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Philippine Pearls
By David Federman

We don’t mean to rain on anyone’s parade or party, but perfect storms look to have burst or be brewing in some of the world’s biggest pearl crop centers. When we say “perfect storms,” we’re not being literal, of course. We’re talking about savage alignments of environmental and/or political factors—any of which can wreak havoc but when combined becomes part of an apocalyptic synergy. This synergy can cause sudden crop failures followed by sustained disruption of pearl farming. In this case, nature and man have conspired to threaten aquaculture long term in areas known for growing mainstay 8 to 10mm ocean-variety pearls with a very broad range of white to golden colors.

Start with Japan where cruel overcrowding, poor heredity, and unstoppable pollution have shriveled once-voluminous production to such chronically low levels that its pearl farming industry may belong on the permanently disabled list. Next, move to Indonesia where massive political and economic woes have darkened the recently ultra-bright future of its pearl-growing sector. With these two pearl-harvesting hubs in deep trouble or headed for it, dealers are seeking a sizable, sound and, above all, safe haven for sea-water pearl production whose sizes, qualities, and colors overlap with Japan’s and Indonesia’s.
The best backup would seem to be the Philippines. According to South Seas pearl specialist Alex Vock of ProVockative Gems in New York, “The Philippines have made enormous strides both from a standpoint of quality and quantity in the last five years.”

Vock, who is primarily known for connoisseur-class goods, is firmly convinced that the Philippines now produce the best golden pearls ever grown anywhere—even fabled Burma in its heyday of pearl-culturing 40 years ago. “One Chinese-owned farm in the Philippines is growing golden pearls which beat everyone else’s past and present,” he exclaims. “These are superb goldens with no hint of brown or green, just fiery red and orange overtones.” Early this year, a fellow dealer paid Vock $236,000 for one of this farm’s top strands comprised of 13 to 16mm pearls. Those are big wholesale bucks for pearls nowadays.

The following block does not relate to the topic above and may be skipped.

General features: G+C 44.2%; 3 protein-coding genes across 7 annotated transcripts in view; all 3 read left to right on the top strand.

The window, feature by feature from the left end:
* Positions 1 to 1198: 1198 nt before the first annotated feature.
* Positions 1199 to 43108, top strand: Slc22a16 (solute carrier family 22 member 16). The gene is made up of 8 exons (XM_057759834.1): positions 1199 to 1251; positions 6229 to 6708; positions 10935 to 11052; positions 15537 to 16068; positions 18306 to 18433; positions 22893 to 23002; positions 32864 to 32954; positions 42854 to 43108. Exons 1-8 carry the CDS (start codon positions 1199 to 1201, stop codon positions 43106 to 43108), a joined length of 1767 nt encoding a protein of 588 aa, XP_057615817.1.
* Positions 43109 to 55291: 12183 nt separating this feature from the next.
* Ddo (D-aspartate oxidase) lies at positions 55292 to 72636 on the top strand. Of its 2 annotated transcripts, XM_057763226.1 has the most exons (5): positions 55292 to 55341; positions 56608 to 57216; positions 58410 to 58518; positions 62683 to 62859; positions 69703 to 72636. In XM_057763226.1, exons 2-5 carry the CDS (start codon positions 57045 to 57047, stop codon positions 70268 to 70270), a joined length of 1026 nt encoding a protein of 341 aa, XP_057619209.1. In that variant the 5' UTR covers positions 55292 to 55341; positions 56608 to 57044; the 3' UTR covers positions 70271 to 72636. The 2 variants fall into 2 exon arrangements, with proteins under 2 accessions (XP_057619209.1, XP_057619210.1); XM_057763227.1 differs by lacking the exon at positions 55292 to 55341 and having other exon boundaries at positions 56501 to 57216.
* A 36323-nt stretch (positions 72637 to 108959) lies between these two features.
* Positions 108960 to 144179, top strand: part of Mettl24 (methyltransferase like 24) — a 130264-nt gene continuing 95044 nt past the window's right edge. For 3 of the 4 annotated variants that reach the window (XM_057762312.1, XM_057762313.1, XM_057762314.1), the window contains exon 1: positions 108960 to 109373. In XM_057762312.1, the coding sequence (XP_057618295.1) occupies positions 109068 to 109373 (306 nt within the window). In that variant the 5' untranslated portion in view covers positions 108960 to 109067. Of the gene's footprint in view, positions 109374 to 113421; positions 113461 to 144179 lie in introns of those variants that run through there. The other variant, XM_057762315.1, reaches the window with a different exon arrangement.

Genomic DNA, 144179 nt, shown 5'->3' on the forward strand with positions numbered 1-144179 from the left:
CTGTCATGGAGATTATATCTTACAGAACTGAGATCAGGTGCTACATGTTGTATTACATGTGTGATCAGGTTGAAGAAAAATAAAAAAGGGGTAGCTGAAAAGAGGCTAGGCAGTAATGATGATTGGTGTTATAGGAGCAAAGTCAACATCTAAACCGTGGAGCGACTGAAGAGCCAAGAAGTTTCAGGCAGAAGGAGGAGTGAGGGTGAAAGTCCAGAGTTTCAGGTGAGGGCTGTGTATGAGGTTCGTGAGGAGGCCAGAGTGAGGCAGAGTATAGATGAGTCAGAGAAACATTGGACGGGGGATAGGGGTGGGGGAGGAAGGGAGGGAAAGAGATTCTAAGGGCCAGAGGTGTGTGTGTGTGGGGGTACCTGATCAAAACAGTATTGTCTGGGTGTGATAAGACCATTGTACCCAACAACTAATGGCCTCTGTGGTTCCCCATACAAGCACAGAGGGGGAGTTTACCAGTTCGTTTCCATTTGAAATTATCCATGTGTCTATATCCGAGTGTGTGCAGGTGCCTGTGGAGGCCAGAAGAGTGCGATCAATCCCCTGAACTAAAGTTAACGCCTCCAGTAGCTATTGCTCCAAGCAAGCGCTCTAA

That the Philippines may now rule in golden pearls should come as no surprise to anyone familiar with the region’s long history as a pearl producer. But Vock, and others, say this Pacific Rim pearl power is vying for equal stature in the realm of whites, too. What are its prospects? Good. Very good.


According to Jacques Branellec of Jewelmer, generally considered the single biggest pearl grower in the Philippines, there are around 26 farms, six of them “large-scale.” Nearly 70 percent of the country’s production comes from Palawan way west of Mindanao and far north of Malaysia.

As in Australia and Indonesia, farmers work with the Pinctada maxima breed of oyster. However, since most native oysters are of the yellow-lipped variety more suited for growing pearls with cream and golden colors, Philippine farmers have used biotechnology to produce large hatchery populations of cross-breed whiter and more silver-lipped oysters—an important step in expanding the diversity and depth of pearl hues from the region. While most Philippine pearls can still be characterized as warm-colored, there are a promising number of pearls with cooler hues for fairer skin types. And with Philippine production said to be outpacing Indonesia’s, that’s good news indeed. Indeed, 200 kan (or 200,000 momme) is forecast for this year.

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Philippine Pearls